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Omaha in Douglas County, Nebraska — The American Midwest (Upper Plains)
 

Andrew Jackson Poppleton

(1830 - 1896)

 
 
Andrew Jackson Poppleton Marker image. Click for full size.
Photographed By William Fischer, Jr., February 17, 2012
1. Andrew Jackson Poppleton Marker
Inscription.  

Andrew was born on July 25, 1830, in Oakland County, Michigan, one of seven children, and was reared on a farm. His father, William, had served in the Continental Army during the American Revolution. Andrew attended the University of Michigan, and in 1851 graduated from Union College in Schenectady, New York. He was admitted to the bar in 1852 and practiced law in Detroit until he came to Omaha in October of 1854. He was married in 1855 to Caroline Sears; they had 3 children.

Before 1857, no land office had yet been established in this newly settled community, and consequently there were multiple claims on land parcels. To combat this problem, Poppleton founded the Omaha Claim Club, a group of landowners who protected the claims of original owners, preventing “claim jumping.” The club was a tribunal to deal with boundary and claim disputes.

In 1857, Poppleton was elected to the Territorial Legislature and became Speaker. Elected mayor of Omaha in 1858, he was reelected in 1867 and 1868. He practiced law for many years. He was the attorney for the Union Pacific Railroad from 1866 to 1888, and was instrumental
Andrew Jackson Poppleton Grave and Marker image. Click for full size.
Photographed By William Fischer, Jr., February 17, 2012
2. Andrew Jackson Poppleton Grave and Marker
Looking west
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in their headquarters being located in Omaha. He served as the City Attorney of Omaha from 1890 to 1892. He organized the Omaha Board of Trade (the present-day Chamber of Commerce), the Omaha Bar Association, and the Omaha Public Library, and was a director of the First National Bank of Omaha.

Poppleton argued many cases before the U.S. Supreme Court. In 1879, he spoke on behalf of the Ponca Indian Chief, Standing Bear, and his tribe for their release after they had been unlawfully dispossessed of their homes in Nebraska and forced to relocate to Indian Territory in Oklahoma. Poppleton’s successful defense led to the landmark decision by Judge Elmer Dundy that native Americans are “persons within the meaning of the law” and have the rights of citizenship.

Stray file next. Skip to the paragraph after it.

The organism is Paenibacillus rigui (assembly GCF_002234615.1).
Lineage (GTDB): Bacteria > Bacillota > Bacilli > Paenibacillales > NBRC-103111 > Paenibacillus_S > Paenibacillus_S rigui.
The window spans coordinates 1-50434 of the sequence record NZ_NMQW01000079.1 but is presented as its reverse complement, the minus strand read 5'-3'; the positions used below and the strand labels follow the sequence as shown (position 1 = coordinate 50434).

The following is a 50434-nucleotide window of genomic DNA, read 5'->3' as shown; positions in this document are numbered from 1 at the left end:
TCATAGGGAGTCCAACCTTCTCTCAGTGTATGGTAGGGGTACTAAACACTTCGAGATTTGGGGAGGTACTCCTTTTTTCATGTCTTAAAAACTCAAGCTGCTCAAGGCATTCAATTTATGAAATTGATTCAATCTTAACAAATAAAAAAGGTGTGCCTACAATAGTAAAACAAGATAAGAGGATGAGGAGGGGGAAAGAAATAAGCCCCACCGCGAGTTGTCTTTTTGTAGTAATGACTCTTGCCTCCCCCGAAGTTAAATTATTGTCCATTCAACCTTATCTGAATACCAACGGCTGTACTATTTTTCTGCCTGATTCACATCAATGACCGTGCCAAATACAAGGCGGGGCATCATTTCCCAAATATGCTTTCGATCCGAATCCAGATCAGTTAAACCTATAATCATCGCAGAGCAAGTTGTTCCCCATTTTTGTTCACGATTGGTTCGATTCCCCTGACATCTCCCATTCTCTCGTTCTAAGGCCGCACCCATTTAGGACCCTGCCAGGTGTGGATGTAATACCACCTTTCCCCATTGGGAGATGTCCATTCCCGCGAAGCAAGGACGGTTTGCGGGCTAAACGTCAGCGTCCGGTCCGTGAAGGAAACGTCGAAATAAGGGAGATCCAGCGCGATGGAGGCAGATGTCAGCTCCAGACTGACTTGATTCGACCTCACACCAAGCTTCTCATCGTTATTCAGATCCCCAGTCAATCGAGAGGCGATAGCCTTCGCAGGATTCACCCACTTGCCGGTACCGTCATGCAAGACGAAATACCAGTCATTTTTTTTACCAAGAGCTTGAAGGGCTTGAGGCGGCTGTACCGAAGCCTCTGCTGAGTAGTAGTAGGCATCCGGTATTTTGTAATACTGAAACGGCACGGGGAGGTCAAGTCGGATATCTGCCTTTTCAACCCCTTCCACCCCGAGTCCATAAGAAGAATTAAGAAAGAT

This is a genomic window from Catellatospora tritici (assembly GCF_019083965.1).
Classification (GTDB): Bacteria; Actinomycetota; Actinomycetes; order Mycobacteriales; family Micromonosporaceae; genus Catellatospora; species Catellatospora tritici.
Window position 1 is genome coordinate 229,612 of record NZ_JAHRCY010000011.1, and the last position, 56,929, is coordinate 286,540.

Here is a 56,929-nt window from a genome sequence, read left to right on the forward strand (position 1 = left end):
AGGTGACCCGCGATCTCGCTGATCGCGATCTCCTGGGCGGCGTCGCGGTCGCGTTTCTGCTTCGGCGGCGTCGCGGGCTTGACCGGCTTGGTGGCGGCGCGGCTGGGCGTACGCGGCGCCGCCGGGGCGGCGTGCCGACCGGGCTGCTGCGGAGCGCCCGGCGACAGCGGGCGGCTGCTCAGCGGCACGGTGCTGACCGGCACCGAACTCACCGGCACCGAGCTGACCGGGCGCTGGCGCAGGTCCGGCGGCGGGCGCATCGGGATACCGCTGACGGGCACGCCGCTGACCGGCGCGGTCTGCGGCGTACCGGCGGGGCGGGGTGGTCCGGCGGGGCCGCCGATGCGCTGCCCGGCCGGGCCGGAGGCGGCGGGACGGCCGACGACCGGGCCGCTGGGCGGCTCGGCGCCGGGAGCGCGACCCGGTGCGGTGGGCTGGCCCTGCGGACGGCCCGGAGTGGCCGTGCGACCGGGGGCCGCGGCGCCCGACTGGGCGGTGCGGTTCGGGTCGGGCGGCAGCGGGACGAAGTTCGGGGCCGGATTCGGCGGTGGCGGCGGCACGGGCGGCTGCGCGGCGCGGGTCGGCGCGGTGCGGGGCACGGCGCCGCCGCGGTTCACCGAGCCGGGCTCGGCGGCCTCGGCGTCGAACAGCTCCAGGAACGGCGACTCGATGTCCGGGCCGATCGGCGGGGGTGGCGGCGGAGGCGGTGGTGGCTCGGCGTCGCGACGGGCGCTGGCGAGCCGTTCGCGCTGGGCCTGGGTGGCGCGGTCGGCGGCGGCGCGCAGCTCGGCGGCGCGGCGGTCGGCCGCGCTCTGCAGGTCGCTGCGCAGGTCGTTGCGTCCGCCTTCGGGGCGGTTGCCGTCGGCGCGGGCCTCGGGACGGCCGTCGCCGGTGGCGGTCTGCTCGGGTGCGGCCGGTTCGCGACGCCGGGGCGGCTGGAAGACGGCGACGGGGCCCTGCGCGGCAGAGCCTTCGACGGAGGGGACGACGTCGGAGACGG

Poppleton had a farm near Elkhorn, Nebraska, where he raised trotting horses. His health began to fail in the early 1890s, and he died in 1896.

Historic marker dedicated on May 29, 2006
 
Erected 2006 by Prospect Hill Cemetery.
 
Topics. This historical marker is listed in these topic lists: Cemeteries & Burial SitesGovernment & PoliticsNative AmericansSettlements & Settlers. A significant historical month for this entry is May 1832.
 
Location. 41° 16.682′ N, 95° 57.611′ W. Marker
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is in Omaha, Nebraska, in Douglas County. Marker is in Prospect Hill Cemetery, 3202 Parker Street. Touch for map. Marker is in this post office area: Omaha NE 68111, United States of America. Touch for directions.
 
Other nearby markers. At least 8 other markers are within walking distance of this marker. William Davis Brown (a few steps from this marker); Johan and Sophia Ahmanson (a few steps from this marker); Alfred Sorenson (within shouting distance of this marker); James G. Megeath (within shouting distance of this marker); John Wesley Nichols (within shouting distance of this marker); Joseph Francis Bauman (within shouting distance of this marker); Spanish-American War Memorial (within shouting distance of this marker); James M. Woolworth (about 400 feet away, measured in a direct line). Touch for a list and map of all markers in Omaha.
 
Also see . . .  Andrew Jackson Poppleton. (Submitted on August 9, 2012, by William Fischer, Jr. of Scranton, Pennsylvania.)
 
 
Credits. This page was last revised on November 21, 2020. It was originally submitted on August 8, 2012, by William Fischer, Jr. of Scranton, Pennsylvania. This page has been viewed 597 times since then and 22 times this year. Photos:   1, 2. submitted on August 9, 2012, by William Fischer, Jr. of Scranton, Pennsylvania.

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May. 28, 2022